I lost a bit of sleep last night as I poured over two new commentaries: 2 Samuel by Robert Barron in the Brazos Theological Commentary on the Bible and The Gospel of John by Francis Martin and William Wright IV in the Catholic Commentary on Sacred Scripture. I spent a fair amount of time on the former while scanning the latter. It’s hard to know where to start with Barron’s commentary. His discussion of the Uzzah’s death (2 Samuel 6) in particular was theologically rich and profound as he weaved through theological concepts such as the love of God, divine immutability and sublimity. He explains that the “key issue seems to be liturgical impropriety.” (p. 56) But as any reader of this passage knows God seems just a bit over the top in killing Uzzah. Barron writes,
“Once more the temptation is to conclude that a God who would respond with deadly violence to such a minor violation of liturgical law is surely unbalanced. Yet we have to keep the symbolic nature of the language in mind and get to the spiritual truths the author is endeavoring to communicate. The entire purpose of liturgy is to restore humanity to right order, adoratio leading to the harmonizing of self and society.” (p. 56)
As virtually every commentator has noted the ark was not being carried in accordance with the law. Barron continues:
“ . . . Yahweh had instructed that it be carried by poles. A small matter? Perhaps, but obedience is the hinge on which Israelite life turns. God was angry not because Uzzah’s act personally offended him (in point of fact, the one who needs nothing from the world cannot, even in principle, be offended) but rather because it represented a compromising of the liturgical attitude. The church fathers are eminently clear on this score. Chrysostom says, ‘As the wrath of God was drawn down on Uzzah for intruding on an office that was not his own, God’s wrath will likewise advance against those who subvert the gospel.’ Salvian remarks, ‘Uzzah’s punishment for steadying the ark shows that nothing may be considered lightly when it pertains to God.’” (p. 56) “The strangeness of God and his actions has nothing to do with capriciousness of God’s part; rather, it is a function of God’s absolutely unique manner of being and our limited consciousness. . . . Hans Urs von Balthasar speaks of God as a raging Alpine torment, which utterly smashes any receptors designed to channel it and convert it to human use. This divine sublimity is, by turns, thrilling and terrifying. The prophet Isaiah can exult in the overwhelming beauty of God manifested in a temple vision of cloud with angels (Isa. 6:1-3), but as the Letter to the Hebrews has it, ‘It is a fearful thing to fall into the hands of the living God’ (Heb. 10:31). A one-sided stress on the latter quality gives us an arbitrary God, but a unilateral stress on the former gives us a superficial and manipulable God. Without for a moment rescinding any of the clarifications that I made above, I will also say this: Yahweh’s striking down of Uzzah is finally inexplicable, for it expresses and participates in the sublimity of God.” (57)
This is only one passage of many that I read that I found thought out with theological acumen and depth. This is a commentary I will enjoy for years to come.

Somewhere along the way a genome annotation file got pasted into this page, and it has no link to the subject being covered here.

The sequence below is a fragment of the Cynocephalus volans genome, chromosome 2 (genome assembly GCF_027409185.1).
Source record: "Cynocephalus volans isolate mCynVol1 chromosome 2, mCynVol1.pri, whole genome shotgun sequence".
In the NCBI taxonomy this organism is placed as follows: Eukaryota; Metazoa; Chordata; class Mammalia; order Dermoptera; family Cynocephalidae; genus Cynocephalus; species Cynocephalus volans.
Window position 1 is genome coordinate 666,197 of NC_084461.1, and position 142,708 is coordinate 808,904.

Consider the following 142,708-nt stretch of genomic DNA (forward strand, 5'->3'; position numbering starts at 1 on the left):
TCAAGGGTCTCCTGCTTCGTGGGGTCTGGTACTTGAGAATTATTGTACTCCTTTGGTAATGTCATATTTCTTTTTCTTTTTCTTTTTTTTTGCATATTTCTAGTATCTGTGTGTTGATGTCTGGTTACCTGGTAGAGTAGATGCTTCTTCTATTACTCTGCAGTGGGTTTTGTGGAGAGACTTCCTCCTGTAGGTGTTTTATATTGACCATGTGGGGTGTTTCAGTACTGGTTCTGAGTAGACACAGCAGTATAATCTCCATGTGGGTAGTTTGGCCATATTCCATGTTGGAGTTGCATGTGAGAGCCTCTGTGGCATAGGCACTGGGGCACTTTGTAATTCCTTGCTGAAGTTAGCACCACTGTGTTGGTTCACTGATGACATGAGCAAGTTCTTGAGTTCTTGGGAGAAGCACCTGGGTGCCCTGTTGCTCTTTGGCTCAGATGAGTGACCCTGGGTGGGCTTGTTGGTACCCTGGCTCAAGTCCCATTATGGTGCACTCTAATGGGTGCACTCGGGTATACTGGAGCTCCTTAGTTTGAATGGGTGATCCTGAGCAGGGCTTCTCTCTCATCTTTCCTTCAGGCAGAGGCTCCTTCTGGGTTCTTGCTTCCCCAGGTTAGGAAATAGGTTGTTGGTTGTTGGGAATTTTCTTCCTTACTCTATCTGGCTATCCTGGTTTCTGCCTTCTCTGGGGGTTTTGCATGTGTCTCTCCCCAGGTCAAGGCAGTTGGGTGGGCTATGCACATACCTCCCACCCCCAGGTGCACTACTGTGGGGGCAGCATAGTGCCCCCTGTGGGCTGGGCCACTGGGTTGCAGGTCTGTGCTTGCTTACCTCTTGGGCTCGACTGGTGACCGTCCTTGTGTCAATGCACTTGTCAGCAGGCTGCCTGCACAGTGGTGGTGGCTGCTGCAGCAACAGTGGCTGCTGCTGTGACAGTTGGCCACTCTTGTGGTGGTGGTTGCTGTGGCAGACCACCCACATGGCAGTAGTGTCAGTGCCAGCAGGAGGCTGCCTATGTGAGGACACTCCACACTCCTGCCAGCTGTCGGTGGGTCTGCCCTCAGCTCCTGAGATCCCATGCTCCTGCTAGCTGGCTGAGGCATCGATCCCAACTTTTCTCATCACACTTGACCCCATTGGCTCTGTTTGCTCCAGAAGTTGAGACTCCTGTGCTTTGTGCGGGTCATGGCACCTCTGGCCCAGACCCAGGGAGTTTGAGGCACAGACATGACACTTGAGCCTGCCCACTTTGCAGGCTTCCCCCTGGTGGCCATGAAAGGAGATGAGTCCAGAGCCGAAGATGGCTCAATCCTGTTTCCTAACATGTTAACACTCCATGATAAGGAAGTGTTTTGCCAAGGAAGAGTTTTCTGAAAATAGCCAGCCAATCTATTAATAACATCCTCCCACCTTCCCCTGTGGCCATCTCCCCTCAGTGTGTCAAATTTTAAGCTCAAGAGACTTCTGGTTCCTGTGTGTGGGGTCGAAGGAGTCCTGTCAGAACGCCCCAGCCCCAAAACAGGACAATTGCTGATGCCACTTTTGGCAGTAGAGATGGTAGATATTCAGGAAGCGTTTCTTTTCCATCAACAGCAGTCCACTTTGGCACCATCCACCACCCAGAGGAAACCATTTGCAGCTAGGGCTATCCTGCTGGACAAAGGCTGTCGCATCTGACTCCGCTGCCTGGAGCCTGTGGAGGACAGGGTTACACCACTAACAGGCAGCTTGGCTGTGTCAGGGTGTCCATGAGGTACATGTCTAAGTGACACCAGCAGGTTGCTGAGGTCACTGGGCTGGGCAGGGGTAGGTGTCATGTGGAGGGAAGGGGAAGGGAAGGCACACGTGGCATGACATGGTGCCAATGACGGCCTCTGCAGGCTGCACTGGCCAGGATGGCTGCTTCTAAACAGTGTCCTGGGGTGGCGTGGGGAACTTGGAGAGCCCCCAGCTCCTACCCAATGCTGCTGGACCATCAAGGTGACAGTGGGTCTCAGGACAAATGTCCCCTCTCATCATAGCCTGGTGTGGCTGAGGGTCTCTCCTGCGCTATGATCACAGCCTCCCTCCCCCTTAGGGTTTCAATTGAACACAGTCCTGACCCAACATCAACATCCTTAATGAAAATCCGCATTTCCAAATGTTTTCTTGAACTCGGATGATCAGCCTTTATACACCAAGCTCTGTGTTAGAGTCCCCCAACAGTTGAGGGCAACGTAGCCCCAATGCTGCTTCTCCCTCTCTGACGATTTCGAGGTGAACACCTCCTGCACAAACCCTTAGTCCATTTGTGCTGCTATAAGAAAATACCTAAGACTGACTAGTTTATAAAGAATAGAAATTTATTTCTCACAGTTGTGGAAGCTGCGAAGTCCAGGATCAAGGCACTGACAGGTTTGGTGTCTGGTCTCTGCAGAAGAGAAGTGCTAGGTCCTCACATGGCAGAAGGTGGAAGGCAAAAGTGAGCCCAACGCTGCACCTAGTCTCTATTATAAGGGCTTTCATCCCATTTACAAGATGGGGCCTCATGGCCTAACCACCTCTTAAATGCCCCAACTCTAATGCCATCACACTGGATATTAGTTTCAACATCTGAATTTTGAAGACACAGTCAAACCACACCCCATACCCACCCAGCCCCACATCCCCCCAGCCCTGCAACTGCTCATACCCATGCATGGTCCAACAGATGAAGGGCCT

Here is one small snippet from The Gospel of John. I’ll have more in future posts.
“The Mother of Jesus. At Cana, we see Mary as the model of the Church. Here words to the servants, ‘Do whatever he tells you’ (2:5), expresses the same disposition that she voiced to the angel Gabriel at the Annunciation: ‘May it be done to me according to your word’ (Luke 1:38). In both cases, Mary’s words recall those of Israel at Mount Sinai: ‘Everything the Lord has said, we will do’ (Exod. 19:8; see 24:3, 7). The mother of Jesus displays the disposition that all believers should have toward God: humility, receptive openness to God’s will, and lively obedience. These are the basic attitudes of discipleship, and they are fundamental for growing in holiness. We also see Mary acting as an intercessor who mediates between Jesus and the members of the household. She presents the needs of others to her Son, and she instructs others to obey him. Mary has a unique role in salvation history because it is only through her that the divine Word became flesh so as to accomplish the work of salvation.” (pp. 60-61)
2 Samuel (Brazos Press) is a hardcover with 240 pages and sells for $29.99.
Robert Barron (STD, Institut Catholique de Paris) is rector of Mundelein Seminary and president of the University of St. Mary of the Lake in Mundelein, Illinois. He founded Word on Fire, a Catholic ministry of evangelism, and has written numerous books, including Catholicism (over 100,000 copies sold), The Priority of Christ, The Strangest Way: Walking the Christian Path (winner of a Catholic Press Association Book Award), and Heaven in Stone and Glass.
The Gospel of John (Baker Academic) is a paperback with 368 pages and sells for $22.99.
Francis Martin (SSD, Pontifical Biblical Institute), a renowned Scripture scholar, is founder and president of Father Francis Martin Ministries (FFMM). He is professor emeritus of New Testament at the Dominican House of Studies, a priest of the Archdiocese of Washington, DC, and chaplain of the Mother of God Community in Gaithersburg, Maryland.
William M. Wright IV (PhD, Emory University) is associate professor of theology at Duquesne University in Pittsburgh, Pennsylvania, and is the author of Rhetoric and Theology: Figural Reading of John 9.